CNN reports that work will soon begin on one of the biggest real-estate projects in post-Saddam Hussein Iraq, which some say is a sign things are looking up for the country's economy.
Iraqi-Jordanian real estate company Amwaj International is behind the ambitious Baghdad development, called Baghdad Gates.
The scheme will cost $238 million and will include 3,500 residential apartments, a five-star hotel, an office tower and an upscale shopping mall. Work is due to begin in a couple of months and could be completed in four years.
Namir el Akabi, CEO of Amwaj parent company Almco, told CNN, "We are targeting the educated, the doctors, the professors, the lawyers. We are targeting the middle class really."
He said Iraq has had no major construction developments for the last 30 to 40 years, leaving it with a chronic housing shortage. He added that as Iraq's security situation improves and refugees are returning home, the demand for housing is increasing.
"In Baghdad, and in Iraq generally, families are living with their father and mother in the same house, even after they get married," Akabi said.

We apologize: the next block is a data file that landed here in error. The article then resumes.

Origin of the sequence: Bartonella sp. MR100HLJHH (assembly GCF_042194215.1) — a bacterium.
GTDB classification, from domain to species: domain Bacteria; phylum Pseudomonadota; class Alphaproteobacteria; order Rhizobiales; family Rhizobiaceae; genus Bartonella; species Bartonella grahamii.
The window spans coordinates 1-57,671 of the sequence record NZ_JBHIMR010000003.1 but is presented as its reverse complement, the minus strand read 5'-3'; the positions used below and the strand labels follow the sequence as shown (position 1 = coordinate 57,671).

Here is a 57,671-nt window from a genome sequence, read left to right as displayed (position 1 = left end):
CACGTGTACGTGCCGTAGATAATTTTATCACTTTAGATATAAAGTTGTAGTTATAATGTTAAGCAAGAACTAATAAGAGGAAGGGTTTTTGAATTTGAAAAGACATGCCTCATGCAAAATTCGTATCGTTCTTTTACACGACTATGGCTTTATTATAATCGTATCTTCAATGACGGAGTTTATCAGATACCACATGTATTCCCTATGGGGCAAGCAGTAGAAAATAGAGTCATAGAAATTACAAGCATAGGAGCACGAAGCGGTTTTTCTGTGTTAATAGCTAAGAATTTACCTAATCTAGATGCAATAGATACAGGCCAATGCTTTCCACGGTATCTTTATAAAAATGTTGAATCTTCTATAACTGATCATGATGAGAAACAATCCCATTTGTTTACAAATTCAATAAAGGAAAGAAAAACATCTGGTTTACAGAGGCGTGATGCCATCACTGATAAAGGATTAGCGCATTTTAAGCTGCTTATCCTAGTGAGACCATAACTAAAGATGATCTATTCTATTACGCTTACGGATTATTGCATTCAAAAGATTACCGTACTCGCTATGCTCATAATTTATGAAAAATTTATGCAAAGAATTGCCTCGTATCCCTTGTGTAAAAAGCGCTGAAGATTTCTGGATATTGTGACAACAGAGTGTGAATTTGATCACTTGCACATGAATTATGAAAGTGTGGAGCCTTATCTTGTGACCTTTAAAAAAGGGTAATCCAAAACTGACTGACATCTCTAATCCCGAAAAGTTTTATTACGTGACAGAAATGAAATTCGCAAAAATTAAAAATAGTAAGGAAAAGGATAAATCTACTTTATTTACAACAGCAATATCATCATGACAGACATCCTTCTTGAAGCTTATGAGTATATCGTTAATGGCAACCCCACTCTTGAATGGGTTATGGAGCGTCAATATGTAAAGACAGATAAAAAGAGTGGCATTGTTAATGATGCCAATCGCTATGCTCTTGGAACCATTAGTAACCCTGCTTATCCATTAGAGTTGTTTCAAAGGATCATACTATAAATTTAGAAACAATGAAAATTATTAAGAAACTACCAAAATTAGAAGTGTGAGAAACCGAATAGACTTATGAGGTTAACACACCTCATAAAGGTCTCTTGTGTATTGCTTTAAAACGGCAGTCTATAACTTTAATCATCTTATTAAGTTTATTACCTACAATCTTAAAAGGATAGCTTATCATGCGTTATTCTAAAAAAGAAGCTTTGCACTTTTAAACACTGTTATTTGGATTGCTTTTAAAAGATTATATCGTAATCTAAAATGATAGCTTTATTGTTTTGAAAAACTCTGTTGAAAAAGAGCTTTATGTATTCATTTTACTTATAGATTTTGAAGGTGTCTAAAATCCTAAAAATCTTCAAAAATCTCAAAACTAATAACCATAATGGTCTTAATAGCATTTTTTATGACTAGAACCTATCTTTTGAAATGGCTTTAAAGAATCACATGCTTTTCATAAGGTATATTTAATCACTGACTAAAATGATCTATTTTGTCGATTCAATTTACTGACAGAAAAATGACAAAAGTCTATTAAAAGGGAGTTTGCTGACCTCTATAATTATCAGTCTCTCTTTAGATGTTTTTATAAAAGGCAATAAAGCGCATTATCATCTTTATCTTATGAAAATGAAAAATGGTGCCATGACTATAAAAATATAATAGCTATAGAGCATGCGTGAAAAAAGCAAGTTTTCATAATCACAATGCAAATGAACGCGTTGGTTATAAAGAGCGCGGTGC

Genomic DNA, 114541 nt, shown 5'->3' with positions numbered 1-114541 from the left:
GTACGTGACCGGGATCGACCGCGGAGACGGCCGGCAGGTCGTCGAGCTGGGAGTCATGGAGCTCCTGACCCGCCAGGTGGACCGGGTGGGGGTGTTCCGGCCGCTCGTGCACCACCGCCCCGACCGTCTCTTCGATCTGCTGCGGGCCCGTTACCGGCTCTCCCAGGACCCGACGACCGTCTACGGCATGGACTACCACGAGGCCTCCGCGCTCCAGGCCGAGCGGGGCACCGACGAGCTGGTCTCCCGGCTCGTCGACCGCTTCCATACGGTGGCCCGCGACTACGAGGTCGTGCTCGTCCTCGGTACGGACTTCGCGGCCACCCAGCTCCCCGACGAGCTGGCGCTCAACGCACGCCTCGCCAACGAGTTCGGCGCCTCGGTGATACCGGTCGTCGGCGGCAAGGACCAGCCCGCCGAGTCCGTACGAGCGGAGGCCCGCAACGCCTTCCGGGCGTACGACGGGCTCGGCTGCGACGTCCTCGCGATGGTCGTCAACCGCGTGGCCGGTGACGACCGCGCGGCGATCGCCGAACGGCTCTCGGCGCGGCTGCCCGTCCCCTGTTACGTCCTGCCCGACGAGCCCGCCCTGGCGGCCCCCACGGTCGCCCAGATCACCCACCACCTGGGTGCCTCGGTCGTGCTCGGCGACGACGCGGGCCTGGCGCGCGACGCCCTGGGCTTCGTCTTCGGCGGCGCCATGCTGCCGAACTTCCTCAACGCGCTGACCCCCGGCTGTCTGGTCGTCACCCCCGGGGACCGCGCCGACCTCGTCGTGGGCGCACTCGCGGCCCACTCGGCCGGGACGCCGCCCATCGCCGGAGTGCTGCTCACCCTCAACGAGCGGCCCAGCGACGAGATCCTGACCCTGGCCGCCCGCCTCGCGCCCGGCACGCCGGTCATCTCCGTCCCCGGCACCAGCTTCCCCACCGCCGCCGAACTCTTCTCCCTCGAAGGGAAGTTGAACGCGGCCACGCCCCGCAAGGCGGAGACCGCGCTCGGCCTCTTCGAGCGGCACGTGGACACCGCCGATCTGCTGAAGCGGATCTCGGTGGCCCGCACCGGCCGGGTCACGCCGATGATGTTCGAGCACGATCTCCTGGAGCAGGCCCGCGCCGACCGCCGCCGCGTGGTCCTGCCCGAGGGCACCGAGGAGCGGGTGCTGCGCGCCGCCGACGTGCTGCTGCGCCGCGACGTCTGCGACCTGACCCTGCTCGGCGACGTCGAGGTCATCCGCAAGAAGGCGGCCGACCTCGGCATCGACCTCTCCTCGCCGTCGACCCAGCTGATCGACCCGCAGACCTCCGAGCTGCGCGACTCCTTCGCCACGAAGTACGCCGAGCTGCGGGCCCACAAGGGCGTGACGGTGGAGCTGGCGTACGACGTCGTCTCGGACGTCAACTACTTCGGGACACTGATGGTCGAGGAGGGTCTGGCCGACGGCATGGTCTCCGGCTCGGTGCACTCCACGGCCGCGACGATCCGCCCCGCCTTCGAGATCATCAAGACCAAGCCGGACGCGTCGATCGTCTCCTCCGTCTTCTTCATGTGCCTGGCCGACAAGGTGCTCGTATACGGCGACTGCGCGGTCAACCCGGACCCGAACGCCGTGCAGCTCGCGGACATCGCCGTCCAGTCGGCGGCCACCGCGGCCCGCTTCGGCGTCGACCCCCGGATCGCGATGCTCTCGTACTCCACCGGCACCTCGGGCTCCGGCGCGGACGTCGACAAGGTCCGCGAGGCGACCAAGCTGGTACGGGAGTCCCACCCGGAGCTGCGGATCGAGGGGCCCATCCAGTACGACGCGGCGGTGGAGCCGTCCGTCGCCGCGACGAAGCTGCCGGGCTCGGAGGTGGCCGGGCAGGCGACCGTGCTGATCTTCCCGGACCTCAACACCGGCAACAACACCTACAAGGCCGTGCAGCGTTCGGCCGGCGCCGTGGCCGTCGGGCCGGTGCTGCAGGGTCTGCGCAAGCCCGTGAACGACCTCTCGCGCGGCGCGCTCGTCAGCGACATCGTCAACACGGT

"There is no space available and prices are very high. There is a major shortage and no major development."
That shortage, coupled with an increasing standard of living, makes Iraq's real estate a growth area, according to Akabi. And he's not the only one who thinks so -- in 2008 UAE real-estate company Al-Maabar announced plans for a $10-billion residential and commercial development in Baghdad.
What's more, Akabi is confident the country's oil resources will soon fuel a powerhouse economy.
"To be honest, I expect Iraq to overtake the Gulf in seven years, because international oil companies are committed by contract to make oil production in Iraq reach 12 billion barrels a day within seven years," he said.
"Production today is under two million barrels, so our budget will be six times what it is today. Today it's $60 billion, so you're talking about $360 billion income for the Iraqi government per year."
He told CNN, "I believe everything will grow proportionally upward once major investors come to Iraq. it will help the local market a lot and it will move the economy. It will trickle all the way down."
[The full version of this article is available on the CNN website]